Our study describes a vaccination programme which successfully addressed the dual challenges of vaccinating a large number of dogs at a high vaccination coverage in a relatively short period of time. There is often a culture of quasi-ownership in India whereby members of the community feed free roaming dogs, and therefore support their survival and reproduction, however, little responsibility is taken to ensure that the dog can be handled or that rabies vaccination or sterilization occurs. This produces a profound public health and animal welfare risk and means that accessing 70 % of the free roaming dog population for vaccination is more challenging. A major challenge in Ranchi, which is typical of many India cities, was the high proportion of dogs which were free roaming (92 %). Unlike in Africa, where a large number of dogs are owned and can be vaccinated through static point vaccine approaches [13, 18, 23], the vast majority of dogs in Ranchi were not identifiably owned. In this study teams used butterfly nets to catch and restrain the large number of dogs which were not amenable to handling. The use of butterfly nets has been previously described in vaccination campaigns in Bali where the majority of dogs were not amenable to handling [7, 24] and has been found to be more effective and humane than other capture methods in this situation, however the approach and methods must be tailored to each local setting. Minimising the detrimental impact on the welfare of each animal treated whilst achieving the greatest possible benefit to the wider human and animal populations through rabies control need to be carefully balanced and continuously reviewed and refined.
The approach of assessing vaccination coverage by recording the number of marked, vaccinated and unmarked, unvaccinated dogs has been widely reported. This simple method of marking vaccinated dogs followed by dog-sight surveys to estimate vaccination coverage in the abundant free roaming dog populations is a cheap and effective system to estimate vaccination coverage in real-time. Mass vaccination campaigns provide an ideal opportunity for gathering information about a large cross section of the population with minimal additional effort which can then be used to better direct resources and refine effective methods [10, 25]. Measurement of demographic data such as body condition score, skin condition and reproductive status enables monitoring of change in the population over sequential vaccination campaigns and assessment of the impact of other interventions such as sterilization and education activities. The sex distribution observed in this study is comparable to previous reports on Indian dog demographics [26–28].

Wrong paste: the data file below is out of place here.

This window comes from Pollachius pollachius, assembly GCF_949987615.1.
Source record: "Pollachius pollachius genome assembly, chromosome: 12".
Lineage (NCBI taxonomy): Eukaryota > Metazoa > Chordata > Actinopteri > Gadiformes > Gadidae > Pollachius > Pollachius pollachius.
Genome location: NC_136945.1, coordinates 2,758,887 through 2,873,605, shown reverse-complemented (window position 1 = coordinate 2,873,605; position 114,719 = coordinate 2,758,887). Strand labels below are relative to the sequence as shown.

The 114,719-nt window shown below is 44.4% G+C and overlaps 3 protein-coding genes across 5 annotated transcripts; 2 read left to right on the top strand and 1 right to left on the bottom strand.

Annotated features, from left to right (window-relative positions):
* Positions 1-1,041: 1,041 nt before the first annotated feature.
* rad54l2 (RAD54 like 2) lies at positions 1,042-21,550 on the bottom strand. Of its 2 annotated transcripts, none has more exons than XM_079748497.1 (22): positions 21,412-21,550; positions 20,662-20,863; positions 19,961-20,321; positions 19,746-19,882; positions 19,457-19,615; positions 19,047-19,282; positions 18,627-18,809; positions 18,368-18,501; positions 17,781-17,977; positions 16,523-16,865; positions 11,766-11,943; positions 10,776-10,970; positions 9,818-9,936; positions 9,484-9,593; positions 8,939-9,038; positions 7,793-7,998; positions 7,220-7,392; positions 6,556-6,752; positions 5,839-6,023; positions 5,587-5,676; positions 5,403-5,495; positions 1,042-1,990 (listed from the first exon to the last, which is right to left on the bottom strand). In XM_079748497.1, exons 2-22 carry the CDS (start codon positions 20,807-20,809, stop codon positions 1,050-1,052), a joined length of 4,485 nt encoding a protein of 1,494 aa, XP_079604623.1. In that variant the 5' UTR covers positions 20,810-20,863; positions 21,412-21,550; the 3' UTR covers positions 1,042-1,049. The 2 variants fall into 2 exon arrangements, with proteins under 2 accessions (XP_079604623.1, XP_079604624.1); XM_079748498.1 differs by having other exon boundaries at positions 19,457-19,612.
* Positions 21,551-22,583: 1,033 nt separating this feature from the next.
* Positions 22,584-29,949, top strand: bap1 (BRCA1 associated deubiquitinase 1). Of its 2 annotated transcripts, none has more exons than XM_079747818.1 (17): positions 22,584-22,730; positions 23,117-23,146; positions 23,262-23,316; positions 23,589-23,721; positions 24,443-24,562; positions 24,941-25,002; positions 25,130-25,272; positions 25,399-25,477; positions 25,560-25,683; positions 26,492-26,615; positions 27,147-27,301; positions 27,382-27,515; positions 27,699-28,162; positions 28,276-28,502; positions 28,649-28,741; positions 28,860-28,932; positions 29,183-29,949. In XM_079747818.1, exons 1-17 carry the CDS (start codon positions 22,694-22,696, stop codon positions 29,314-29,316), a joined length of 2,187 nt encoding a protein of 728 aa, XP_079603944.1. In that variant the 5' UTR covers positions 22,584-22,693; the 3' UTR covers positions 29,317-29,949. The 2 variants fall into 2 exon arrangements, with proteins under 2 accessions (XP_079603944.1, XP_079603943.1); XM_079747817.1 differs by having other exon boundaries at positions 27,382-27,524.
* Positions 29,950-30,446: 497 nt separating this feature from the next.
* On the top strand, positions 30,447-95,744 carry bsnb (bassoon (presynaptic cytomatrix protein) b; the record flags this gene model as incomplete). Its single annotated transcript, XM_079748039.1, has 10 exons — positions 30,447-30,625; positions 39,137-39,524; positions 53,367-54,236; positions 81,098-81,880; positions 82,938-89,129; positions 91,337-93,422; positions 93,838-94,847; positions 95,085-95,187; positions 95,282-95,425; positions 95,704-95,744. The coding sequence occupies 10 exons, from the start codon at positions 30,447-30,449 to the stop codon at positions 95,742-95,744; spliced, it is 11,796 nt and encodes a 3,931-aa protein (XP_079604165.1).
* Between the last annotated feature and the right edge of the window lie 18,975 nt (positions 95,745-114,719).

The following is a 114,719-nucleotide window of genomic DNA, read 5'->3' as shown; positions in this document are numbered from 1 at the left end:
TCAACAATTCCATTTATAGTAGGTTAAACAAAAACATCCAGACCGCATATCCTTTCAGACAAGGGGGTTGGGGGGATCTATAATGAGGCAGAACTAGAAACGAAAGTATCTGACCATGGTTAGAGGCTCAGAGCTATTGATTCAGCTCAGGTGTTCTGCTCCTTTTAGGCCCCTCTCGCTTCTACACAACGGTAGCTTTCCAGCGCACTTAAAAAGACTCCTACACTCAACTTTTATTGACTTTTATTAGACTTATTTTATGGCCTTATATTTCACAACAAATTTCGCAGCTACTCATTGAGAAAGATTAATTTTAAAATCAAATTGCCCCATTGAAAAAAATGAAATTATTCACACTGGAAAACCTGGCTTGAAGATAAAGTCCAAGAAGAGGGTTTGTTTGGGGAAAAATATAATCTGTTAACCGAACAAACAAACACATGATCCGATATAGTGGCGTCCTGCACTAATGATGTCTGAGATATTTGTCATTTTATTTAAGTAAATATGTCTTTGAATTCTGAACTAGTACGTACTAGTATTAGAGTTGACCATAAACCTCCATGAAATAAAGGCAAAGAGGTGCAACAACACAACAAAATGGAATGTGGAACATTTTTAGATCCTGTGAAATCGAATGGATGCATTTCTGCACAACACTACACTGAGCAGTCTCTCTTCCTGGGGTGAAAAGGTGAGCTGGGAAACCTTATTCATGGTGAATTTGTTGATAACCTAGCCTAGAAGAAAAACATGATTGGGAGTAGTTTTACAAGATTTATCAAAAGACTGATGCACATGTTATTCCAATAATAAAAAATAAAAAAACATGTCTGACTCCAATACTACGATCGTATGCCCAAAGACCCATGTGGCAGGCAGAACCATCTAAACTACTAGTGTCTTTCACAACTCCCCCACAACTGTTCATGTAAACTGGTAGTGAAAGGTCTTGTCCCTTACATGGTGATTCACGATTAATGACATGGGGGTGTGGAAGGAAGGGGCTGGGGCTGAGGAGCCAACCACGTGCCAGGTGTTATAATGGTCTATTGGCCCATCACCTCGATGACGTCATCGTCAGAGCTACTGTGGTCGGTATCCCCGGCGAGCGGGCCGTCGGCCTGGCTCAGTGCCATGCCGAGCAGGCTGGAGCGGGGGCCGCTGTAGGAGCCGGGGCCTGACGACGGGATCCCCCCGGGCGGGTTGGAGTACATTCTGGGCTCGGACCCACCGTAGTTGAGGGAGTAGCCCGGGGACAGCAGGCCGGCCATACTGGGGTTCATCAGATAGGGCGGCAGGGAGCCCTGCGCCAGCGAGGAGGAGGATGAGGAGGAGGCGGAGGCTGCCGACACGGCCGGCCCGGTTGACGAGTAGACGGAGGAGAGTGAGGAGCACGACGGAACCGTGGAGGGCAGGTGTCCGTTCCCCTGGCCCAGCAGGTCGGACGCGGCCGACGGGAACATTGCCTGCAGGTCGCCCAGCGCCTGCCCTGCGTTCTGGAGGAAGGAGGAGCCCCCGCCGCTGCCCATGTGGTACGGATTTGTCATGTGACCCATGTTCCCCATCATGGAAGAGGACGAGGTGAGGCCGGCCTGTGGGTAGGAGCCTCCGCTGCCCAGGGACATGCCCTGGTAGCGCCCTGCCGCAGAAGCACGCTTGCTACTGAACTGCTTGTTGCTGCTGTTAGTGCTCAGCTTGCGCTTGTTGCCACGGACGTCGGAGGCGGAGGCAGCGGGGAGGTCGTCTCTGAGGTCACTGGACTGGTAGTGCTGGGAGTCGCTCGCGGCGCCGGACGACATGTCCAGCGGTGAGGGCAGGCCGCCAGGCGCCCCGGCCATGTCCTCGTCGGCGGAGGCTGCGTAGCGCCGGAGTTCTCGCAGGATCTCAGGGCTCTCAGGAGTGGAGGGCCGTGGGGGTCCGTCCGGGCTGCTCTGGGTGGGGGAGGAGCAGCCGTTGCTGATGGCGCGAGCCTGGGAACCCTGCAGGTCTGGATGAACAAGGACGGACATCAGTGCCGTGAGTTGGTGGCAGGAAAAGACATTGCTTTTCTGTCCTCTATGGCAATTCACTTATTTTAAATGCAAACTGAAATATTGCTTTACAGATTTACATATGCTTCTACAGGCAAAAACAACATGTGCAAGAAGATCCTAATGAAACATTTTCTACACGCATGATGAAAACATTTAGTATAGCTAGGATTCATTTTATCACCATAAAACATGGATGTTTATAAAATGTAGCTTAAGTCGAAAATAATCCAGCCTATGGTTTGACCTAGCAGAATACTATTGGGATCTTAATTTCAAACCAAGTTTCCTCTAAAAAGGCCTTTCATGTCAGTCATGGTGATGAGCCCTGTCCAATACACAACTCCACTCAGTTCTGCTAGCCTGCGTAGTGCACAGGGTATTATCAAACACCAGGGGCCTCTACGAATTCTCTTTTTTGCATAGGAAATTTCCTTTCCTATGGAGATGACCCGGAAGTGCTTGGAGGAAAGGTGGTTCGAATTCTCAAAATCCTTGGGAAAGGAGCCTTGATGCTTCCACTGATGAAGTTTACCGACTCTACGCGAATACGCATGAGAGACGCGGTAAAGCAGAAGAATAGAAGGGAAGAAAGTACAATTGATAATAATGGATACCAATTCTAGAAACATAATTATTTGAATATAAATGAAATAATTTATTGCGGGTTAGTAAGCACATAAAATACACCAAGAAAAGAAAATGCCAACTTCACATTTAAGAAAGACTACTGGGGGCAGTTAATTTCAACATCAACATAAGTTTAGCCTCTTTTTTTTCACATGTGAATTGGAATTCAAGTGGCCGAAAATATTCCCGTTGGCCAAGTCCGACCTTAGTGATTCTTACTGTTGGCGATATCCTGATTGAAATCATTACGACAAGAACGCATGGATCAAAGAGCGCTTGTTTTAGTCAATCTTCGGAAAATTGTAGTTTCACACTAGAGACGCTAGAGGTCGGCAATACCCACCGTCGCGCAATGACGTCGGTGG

The problem of dogs in India is often perceived to be one of “too many dogs on the street” as opposed to rabies being the prime problem, with the latter being a far easier issue to address in the short term if handled in isolation. The problem of free roaming dog over population is more complex, with cultural and ecological root causes which take longer to influence than dog vaccination alone. Long-term, sustained CNVR programmes in Rajasthan have successfully eliminated rabies as well as reducing dog population turnover, therefore enhancing persistence of vaccinated animals in the community [15, 21, 29]. A study in Jaipur reported sterilization of 66 % of the female dog population resulted in a 28 % reduction in roaming dogs over the eight year period of work . In this study 78 % of the roaming dog population was estimated to be sterilize, which is likely to have resulted in a similar reduction in population turnover. Given the sheer size of the dog population in many Indian cities, it is unlikely to be cost-effective, logistically feasible or ecologically beneficial to conduct blanket CNVR interventions with the aim of controlling rabies nationally. Instead dog population management may be viewed as a separate undertaking which is based on targeting dogs most likely to contribute to the problem on a location-by-location basis. VMR does not require the same level of veterinary expertise, infrastructure, equipment and consumable costs that are needed in CNVR which also requires additional investment in monitoring and quality control to ensure animal welfare is upheld to the highest possible standards. Therefore, more emphasis should be placed on mass dog vaccination in order to reduce the incidence of rabies over a large area in the shorter term . Further study is needed to assess the cost effectiveness of mass canine vaccination initiatives such as the one developed in this study.